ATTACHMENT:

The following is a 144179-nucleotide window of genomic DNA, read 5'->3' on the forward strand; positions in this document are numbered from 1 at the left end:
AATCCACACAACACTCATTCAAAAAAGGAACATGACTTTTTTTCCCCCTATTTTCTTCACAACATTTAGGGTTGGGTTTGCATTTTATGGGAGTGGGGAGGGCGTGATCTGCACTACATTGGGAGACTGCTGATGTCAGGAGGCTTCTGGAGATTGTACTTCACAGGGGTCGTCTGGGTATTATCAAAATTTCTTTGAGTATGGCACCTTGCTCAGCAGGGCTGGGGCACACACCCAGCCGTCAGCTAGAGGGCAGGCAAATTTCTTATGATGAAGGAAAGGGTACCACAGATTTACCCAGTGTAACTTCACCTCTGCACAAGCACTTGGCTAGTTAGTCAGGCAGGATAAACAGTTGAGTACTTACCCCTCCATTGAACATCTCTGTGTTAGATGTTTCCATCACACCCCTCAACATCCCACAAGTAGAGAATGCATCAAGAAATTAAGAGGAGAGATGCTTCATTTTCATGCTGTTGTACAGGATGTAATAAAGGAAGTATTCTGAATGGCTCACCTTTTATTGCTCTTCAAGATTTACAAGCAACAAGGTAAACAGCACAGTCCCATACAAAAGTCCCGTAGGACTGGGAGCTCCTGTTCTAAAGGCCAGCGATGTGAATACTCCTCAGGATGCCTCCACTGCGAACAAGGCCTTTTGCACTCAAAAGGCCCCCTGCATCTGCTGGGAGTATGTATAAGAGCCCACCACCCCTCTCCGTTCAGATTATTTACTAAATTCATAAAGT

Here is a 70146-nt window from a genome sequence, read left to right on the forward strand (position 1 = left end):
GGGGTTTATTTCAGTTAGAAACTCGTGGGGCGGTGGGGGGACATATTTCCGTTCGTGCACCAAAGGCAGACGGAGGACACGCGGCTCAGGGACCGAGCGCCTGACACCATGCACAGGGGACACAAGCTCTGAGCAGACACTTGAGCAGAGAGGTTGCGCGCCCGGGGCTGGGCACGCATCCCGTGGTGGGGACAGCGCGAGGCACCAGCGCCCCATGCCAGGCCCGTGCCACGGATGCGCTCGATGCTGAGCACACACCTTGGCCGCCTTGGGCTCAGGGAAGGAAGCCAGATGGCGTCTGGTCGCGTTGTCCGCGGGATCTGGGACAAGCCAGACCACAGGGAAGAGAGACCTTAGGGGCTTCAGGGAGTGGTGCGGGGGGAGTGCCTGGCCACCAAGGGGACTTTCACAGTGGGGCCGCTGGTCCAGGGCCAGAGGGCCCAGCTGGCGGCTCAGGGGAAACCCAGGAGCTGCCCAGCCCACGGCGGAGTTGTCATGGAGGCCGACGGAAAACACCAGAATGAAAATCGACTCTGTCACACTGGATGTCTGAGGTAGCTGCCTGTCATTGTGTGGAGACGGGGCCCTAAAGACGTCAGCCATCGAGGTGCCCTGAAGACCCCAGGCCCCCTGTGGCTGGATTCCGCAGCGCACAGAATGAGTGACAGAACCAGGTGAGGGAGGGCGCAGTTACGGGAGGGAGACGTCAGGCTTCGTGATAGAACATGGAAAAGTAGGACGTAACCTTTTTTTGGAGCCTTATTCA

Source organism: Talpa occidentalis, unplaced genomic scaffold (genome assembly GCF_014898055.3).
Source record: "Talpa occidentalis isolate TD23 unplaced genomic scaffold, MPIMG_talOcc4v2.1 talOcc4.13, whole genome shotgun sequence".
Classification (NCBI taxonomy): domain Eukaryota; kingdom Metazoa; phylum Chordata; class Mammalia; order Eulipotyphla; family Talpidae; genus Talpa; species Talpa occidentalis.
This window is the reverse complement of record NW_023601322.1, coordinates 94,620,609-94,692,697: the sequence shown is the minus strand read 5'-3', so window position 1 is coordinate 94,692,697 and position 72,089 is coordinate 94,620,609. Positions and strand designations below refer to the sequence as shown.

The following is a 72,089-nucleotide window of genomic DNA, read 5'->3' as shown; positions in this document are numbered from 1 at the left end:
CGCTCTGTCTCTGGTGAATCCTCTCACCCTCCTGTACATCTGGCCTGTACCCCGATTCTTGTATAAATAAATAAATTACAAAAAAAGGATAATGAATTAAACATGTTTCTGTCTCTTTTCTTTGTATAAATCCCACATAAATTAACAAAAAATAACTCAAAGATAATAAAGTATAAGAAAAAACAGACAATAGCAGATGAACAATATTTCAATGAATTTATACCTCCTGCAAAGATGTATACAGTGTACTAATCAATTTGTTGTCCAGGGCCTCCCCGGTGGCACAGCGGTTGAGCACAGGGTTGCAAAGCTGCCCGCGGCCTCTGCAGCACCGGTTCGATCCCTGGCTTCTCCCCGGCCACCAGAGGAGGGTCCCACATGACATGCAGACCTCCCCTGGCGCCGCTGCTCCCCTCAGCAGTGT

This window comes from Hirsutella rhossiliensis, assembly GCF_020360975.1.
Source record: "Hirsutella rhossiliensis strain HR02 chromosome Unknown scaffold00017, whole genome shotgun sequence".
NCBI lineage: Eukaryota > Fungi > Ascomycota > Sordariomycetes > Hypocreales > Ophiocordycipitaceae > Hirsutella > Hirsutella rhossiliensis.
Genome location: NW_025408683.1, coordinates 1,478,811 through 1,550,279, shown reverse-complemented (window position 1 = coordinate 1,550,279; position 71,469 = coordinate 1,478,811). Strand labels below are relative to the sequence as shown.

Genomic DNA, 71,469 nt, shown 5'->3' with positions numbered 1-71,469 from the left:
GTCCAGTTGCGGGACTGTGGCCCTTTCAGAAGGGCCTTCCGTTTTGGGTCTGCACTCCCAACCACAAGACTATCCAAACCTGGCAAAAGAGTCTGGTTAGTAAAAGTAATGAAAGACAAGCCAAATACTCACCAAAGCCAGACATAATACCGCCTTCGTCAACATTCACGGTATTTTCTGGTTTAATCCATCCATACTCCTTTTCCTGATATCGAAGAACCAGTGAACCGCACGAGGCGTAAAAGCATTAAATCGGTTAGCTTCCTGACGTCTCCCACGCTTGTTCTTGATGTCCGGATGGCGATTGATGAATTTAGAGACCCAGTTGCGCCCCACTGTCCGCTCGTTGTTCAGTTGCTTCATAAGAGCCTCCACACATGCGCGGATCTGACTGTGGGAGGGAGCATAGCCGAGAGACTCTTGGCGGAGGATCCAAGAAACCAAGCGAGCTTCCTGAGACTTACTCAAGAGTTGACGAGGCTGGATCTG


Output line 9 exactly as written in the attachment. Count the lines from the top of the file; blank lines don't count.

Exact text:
The following is a 72,089-nucleotide window of genomic DNA, read 5'->3' as shown; positions in this document are numbered from 1 at the left end: